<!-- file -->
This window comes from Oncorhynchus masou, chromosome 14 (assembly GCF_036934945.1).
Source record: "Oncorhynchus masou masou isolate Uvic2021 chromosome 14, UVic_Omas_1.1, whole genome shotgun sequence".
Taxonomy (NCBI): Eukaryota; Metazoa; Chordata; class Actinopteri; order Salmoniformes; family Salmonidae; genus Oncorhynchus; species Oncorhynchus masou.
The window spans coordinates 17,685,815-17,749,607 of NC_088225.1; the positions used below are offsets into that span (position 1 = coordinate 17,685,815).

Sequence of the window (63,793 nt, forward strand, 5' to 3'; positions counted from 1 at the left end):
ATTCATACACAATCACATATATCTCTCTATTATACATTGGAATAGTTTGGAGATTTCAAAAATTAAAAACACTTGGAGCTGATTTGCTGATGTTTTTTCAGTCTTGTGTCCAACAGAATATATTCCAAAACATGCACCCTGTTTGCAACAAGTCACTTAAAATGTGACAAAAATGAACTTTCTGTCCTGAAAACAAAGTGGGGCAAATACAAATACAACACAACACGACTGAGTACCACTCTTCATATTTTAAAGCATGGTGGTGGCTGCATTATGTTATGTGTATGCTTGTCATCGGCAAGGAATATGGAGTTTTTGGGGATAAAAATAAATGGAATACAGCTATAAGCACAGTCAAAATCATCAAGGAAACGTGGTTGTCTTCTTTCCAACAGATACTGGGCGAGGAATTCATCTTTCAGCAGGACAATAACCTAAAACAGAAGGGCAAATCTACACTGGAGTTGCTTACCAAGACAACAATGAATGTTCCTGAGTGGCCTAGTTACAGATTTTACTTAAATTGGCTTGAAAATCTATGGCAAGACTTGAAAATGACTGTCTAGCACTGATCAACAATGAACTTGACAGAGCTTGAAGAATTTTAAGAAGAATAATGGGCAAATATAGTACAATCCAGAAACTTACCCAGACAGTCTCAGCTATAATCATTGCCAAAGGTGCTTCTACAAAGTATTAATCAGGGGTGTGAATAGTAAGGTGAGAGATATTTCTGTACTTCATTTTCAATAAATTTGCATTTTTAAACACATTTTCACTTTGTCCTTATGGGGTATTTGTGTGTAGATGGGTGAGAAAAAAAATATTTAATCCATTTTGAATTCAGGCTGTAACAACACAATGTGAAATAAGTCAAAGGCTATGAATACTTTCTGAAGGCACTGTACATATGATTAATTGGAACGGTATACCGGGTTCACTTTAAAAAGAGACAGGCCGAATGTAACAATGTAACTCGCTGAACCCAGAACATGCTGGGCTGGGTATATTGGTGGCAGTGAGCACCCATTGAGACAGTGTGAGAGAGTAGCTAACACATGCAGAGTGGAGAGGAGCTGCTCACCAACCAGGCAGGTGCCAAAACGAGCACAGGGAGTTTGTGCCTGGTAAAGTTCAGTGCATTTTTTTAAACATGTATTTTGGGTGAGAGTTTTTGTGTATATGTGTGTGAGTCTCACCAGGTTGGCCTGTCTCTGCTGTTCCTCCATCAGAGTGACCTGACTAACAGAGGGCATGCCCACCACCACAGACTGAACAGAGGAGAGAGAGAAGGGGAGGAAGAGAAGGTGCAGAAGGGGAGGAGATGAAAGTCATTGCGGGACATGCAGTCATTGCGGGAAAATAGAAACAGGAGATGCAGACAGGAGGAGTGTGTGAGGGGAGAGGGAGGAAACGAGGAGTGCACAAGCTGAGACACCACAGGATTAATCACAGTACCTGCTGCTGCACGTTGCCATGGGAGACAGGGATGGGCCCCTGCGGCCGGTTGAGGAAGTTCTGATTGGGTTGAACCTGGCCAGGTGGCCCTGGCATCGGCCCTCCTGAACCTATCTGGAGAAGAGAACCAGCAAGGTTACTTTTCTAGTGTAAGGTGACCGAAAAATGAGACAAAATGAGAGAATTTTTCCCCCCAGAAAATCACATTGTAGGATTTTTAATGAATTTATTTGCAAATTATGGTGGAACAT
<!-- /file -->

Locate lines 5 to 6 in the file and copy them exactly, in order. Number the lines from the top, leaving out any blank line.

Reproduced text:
Sequence of the window (63,793 nt, forward strand, 5' to 3'; positions counted from 1 at the left end):
ATTCATACACAATCACATATATCTCTCTATTATACATTGGAATAGTTTGGAGATTTCAAAAATTAAAAACACTTGGAGCTGATTTGCTGATGTTTTTTCAGTCTTGTGTCCAACAGAATATATTCCAAAACATGCACCCTGTTTGCAACAAGTCACTTAAAATGTGACAAAAATGAACTTTCTGTCCTGAAAACAAAGTGGGGCAAATACAAATACAACACAACACGACTGAGTACCACTCTTCATATTTTAAAGCATGGTGGTGGCTGCATTATGTTATGTGTATGCTTGTCATCGGCAAGGAATATGGAGTTTTTGGGGATAAAAATAAATGGAATACAGCTATAAGCACAGTCAAAATCATCAAGGAAACGTGGTTGTCTTCTTTCCAACAGATACTGGGCGAGGAATTCATCTTTCAGCAGGACAATAACCTAAAACAGAAGGGCAAATCTACACTGGAGTTGCTTACCAAGACAACAATGAATGTTCCTGAGTGGCCTAGTTACAGATTTTACTTAAATTGGCTTGAAAATCTATGGCAAGACTTGAAAATGACTGTCTAGCACTGATCAACAATGAACTTGACAGAGCTTGAAGAATTTTAAGAAGAATAATGGGCAAATATAGTACAATCCAGAAACTTACCCAGACAGTCTCAGCTATAATCATTGCCAAAGGTGCTTCTACAAAGTATTAATCAGGGGTGTGAATAGTAAGGTGAGAGATATTTCTGTACTTCATTTTCAATAAATTTGCATTTTTAAACACATTTTCACTTTGTCCTTATGGGGTATTTGTGTGTAGATGGGTGAGAAAAAAAATATTTAATCCATTTTGAATTCAGGCTGTAACAACACAATGTGAAATAAGTCAAAGGCTATGAATACTTTCTGAAGGCACTGTACATATGATTAATTGGAACGGTATACCGGGTTCACTTTAAAAAGAGACAGGCCGAATGTAACAATGTAACTCGCTGAACCCAGAACATGCTGGGCTGGGTATATTGGTGGCAGTGAGCACCCATTGAGACAGTGTGAGAGAGTAGCTAACACATGCAGAGTGGAGAGGAGCTGCTCACCAACCAGGCAGGTGCCAAAACGAGCACAGGGAGTTTGTGCCTGGTAAAGTTCAGTGCATTTTTTTAAACATGTATTTTGGGTGAGAGTTTTTGTGTATATGTGTGTGAGTCTCACCAGGTTGGCCTGTCTCTGCTGTTCCTCCATCAGAGTGACCTGACTAACAGAGGGCATGCCCACCACCACAGACTGAACAGAGGAGAGAGAGAAGGGGAGGAAGAGAAGGTGCAGAAGGGGAGGAGATGAAAGTCATTGCGGGACATGCAGTCATTGCGGGAAAATAGAAACAGGAGATGCAGACAGGAGGAGTGTGTGAGGGGAGAGGGAGGAAACGAGGAGTGCACAAGCTGAGACACCACAGGATTAATCACAGTACCTGCTGCTGCACGTTGCCATGGGAGACAGGGATGGGCCCCTGCGGCCGGTTGAGGAAGTTCTGATTGGGTTGAACCTGGCCAGGTGGCCCTGGCATCGGCCCTCCTGAACCTATCTGGAGAAGAGAACCAGCAAGGTTACTTTTCTAGTGTAAGGTGACCGAAAAATGAGACAAAATGAGAGAATTTTTCCCCCCAGAAAATCACATTGTAGGATTTTTAATGAATTTATTTGCAAATTATGGTGGAACAT